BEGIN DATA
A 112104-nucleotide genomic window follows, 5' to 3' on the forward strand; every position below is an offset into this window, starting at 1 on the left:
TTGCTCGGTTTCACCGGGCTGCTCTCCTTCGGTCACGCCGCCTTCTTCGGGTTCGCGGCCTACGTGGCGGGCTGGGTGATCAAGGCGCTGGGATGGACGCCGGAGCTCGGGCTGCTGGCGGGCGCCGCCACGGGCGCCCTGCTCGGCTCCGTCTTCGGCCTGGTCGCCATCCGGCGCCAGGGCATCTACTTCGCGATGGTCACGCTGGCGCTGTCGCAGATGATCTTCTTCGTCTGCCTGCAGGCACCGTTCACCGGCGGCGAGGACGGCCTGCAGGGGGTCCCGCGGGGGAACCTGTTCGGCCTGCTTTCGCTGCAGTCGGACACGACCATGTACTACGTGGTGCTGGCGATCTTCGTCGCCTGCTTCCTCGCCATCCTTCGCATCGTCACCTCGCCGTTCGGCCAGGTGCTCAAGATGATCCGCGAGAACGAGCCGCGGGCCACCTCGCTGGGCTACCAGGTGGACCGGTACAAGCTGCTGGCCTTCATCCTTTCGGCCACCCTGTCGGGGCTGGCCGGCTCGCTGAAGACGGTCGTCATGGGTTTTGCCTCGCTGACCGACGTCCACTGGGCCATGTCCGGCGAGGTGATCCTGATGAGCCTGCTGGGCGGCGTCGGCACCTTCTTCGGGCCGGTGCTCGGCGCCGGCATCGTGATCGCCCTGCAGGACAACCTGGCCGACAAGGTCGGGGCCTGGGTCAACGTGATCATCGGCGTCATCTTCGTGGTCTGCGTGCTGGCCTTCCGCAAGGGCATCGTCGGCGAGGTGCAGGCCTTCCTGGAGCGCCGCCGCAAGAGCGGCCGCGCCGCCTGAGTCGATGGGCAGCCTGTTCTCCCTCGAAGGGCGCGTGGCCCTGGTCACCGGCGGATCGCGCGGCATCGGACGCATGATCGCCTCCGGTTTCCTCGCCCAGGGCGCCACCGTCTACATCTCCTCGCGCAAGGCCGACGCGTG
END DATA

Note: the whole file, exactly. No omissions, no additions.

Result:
A 112104-nucleotide genomic window follows, 5' to 3' on the forward strand; every position below is an offset into this window, starting at 1 on the left:
TTGCTCGGTTTCACCGGGCTGCTCTCCTTCGGTCACGCCGCCTTCTTCGGGTTCGCGGCCTACGTGGCGGGCTGGGTGATCAAGGCGCTGGGATGGACGCCGGAGCTCGGGCTGCTGGCGGGCGCCGCCACGGGCGCCCTGCTCGGCTCCGTCTTCGGCCTGGTCGCCATCCGGCGCCAGGGCATCTACTTCGCGATGGTCACGCTGGCGCTGTCGCAGATGATCTTCTTCGTCTGCCTGCAGGCACCGTTCACCGGCGGCGAGGACGGCCTGCAGGGGGTCCCGCGGGGGAACCTGTTCGGCCTGCTTTCGCTGCAGTCGGACACGACCATGTACTACGTGGTGCTGGCGATCTTCGTCGCCTGCTTCCTCGCCATCCTTCGCATCGTCACCTCGCCGTTCGGCCAGGTGCTCAAGATGATCCGCGAGAACGAGCCGCGGGCCACCTCGCTGGGCTACCAGGTGGACCGGTACAAGCTGCTGGCCTTCATCCTTTCGGCCACCCTGTCGGGGCTGGCCGGCTCGCTGAAGACGGTCGTCATGGGTTTTGCCTCGCTGACCGACGTCCACTGGGCCATGTCCGGCGAGGTGATCCTGATGAGCCTGCTGGGCGGCGTCGGCACCTTCTTCGGGCCGGTGCTCGGCGCCGGCATCGTGATCGCCCTGCAGGACAACCTGGCCGACAAGGTCGGGGCCTGGGTCAACGTGATCATCGGCGTCATCTTCGTGGTCTGCGTGCTGGCCTTCCGCAAGGGCATCGTCGGCGAGGTGCAGGCCTTCCTGGAGCGCCGCCGCAAGAGCGGCCGCGCCGCCTGAGTCGATGGGCAGCCTGTTCTCCCTCGAAGGGCGCGTGGCCCTGGTCACCGGCGGATCGCGCGGCATCGGACGCATGATCGCCTCCGGTTTCCTCGCCCAGGGCGCCACCGTCTACATCTCCTCGCGCAAGGCCGACGCGTG